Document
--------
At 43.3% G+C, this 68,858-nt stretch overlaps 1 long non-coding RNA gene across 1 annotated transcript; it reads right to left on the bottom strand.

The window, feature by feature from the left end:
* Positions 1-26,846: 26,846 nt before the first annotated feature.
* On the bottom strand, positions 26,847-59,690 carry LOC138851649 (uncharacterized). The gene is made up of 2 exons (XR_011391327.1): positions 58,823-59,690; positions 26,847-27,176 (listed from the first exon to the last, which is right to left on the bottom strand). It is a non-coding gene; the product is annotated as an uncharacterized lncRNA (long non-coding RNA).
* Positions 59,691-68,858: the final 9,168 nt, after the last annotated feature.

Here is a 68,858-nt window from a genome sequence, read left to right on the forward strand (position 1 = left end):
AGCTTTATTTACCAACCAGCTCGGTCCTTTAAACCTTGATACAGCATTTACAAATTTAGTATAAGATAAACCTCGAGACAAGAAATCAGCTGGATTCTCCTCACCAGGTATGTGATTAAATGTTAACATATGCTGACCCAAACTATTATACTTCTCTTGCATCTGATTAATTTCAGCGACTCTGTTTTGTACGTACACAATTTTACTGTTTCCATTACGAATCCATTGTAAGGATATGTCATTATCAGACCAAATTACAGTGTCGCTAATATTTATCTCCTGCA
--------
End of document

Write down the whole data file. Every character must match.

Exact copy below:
At 43.3% G+C, this 68,858-nt stretch overlaps 1 long non-coding RNA gene across 1 annotated transcript; it reads right to left on the bottom strand.

The window, feature by feature from the left end:
* Positions 1-26,846: 26,846 nt before the first annotated feature.
* On the bottom strand, positions 26,847-59,690 carry LOC138851649 (uncharacterized). The gene is made up of 2 exons (XR_011391327.1): positions 58,823-59,690; positions 26,847-27,176 (listed from the first exon to the last, which is right to left on the bottom strand). It is a non-coding gene; the product is annotated as an uncharacterized lncRNA (long non-coding RNA).
* Positions 59,691-68,858: the final 9,168 nt, after the last annotated feature.

Here is a 68,858-nt window from a genome sequence, read left to right on the forward strand (position 1 = left end):
AGCTTTATTTACCAACCAGCTCGGTCCTTTAAACCTTGATACAGCATTTACAAATTTAGTATAAGATAAACCTCGAGACAAGAAATCAGCTGGATTCTCCTCACCAGGTATGTGATTAAATGTTAACATATGCTGACCCAAACTATTATACTTCTCTTGCATCTGATTAATTTCAGCGACTCTGTTTTGTACGTACACAATTTTACTGTTTCCATTACGAATCCATTGTAAGGATATGTCATTATCAGACCAAATTACAGTGTCGCTAATATTTATCTCCTGCA